5. Happiness, character strengths, and good social relationships act as buffers against disappointments and setbacks.
  6. Spending money on experiences provides a bigger boost to happiness than spending money on material possessions (Howell & Hill, 2009).

What is the PERMA model?

The PERMA model is a widely recognized and influential model in Positive Psychology. Seligman proposed this model to help explain and define wellbeing in greater depth.

P – Positive Emotions: Even though seeking positive emotions alone is not a very effective way to boost your wellbeing, experiencing positive emotion is still an important factor. Part of wellbeing is enjoying yourself in the moment, i.e., experiencing positive emotions.

E – Engagement: Having a sense of engagement, in which we may lose track of time and become completely absorbed in something we enjoy and excel at, is an important piece of wellbeing. It’s hard to have a developed sense of wellbeing if you are not truly engaged in anything you do.

R – (Positive) Relationships: Humans are social creatures, and we rely on connections with others to truly flourish. Having deep, meaningful relationships with others is vital to our wellbeing.

M – Meaning: Even someone who is deliriously happy most of the time may not have a developed sense of wellbeing if they do not find meaning in their life. When we dedicate ourselves to a cause or recognize something bigger than ourselves, we experience a sense of meaning that there is simply no replacement for.

A – Accomplishment / Achievement: We all thrive when we are succeeding, achieving our goals, and bettering ourselves. Without a drive to accomplish and achieve, we are missing one of the puzzle pieces of authentic wellbeing (Seligman, 2011).

How can you use Positive Psychology at home?

There is often too much emphasis on ‘what’s wrong’ with our children so here are 7 ways that you can use Positive Psychology at home to think about ‘what’s right’:

  1. The Good Things List – Get your child to write down 3 good things that happened that day. If they are older, they can think about why a good thing happened. His will help shift thinking from bad things to good things.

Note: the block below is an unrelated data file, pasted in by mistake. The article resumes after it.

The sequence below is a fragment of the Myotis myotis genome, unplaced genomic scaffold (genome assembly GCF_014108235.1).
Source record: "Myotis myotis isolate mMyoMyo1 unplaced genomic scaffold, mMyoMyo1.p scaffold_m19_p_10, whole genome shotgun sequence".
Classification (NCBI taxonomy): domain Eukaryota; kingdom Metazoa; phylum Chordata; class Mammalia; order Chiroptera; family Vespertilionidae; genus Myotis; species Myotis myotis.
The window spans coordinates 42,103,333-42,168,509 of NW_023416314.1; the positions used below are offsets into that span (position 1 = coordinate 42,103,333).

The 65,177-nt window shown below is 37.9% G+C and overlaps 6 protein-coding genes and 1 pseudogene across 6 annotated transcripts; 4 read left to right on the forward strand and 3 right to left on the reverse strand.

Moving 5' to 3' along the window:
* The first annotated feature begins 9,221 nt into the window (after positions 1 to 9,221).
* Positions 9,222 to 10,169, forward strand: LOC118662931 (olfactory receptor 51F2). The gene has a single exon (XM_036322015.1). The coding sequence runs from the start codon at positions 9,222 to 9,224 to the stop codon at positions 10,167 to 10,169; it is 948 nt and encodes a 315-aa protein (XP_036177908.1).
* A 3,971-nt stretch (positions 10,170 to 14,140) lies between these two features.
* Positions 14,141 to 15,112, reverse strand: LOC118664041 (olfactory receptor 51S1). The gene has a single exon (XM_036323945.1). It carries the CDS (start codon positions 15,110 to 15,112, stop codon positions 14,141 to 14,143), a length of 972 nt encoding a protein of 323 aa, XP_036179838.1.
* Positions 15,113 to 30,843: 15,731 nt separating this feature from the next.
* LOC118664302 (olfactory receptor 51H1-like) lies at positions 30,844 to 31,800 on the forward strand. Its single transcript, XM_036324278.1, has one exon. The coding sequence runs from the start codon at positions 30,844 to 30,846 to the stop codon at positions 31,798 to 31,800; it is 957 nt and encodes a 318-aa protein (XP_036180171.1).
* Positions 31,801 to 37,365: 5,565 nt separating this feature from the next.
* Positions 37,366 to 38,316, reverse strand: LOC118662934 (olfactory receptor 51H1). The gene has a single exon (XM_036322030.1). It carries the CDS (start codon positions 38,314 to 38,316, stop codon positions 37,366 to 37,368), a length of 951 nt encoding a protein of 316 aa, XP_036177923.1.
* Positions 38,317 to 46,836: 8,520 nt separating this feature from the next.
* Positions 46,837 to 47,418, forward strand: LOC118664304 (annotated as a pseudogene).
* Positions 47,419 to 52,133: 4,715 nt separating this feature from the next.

2. Relationships – Make sure your child has quality time with you, a special relative or friend.
  3. Random Acts of Kindness – Get your child to do one thing a day as an act of kindness for someone else. Talk about how doing nice things for others made them feel. Discuss things that they might do next week!
  4. The Gratitude Jar – Get your child to write down five things every day for which they are grateful for and pop into a jar. Discuss each week, reflecting on all the wonderful things they have to appreciate.
  5. Goal Chart – Create some short and long term achievable goals with your child, Keep reviewing them…..they’ll feel really good as their list of achievements grows!
  6. The Strengths list – Discuss and write down your child’s strengths. Focus on some each day to help them improve their day or help someone else.
  7. Savouring the moment – Take a part of your child’s routine that you both enjoy and slow it down so you can really enjoy the moment.

Thank you for reading – we all want our children to be happy, successful and to have a good life. By using some of these tips above, we can make sure we are providing them with some tools to help make it happen. Let us know some of the things that you do at home!

Jemma & Gill xxx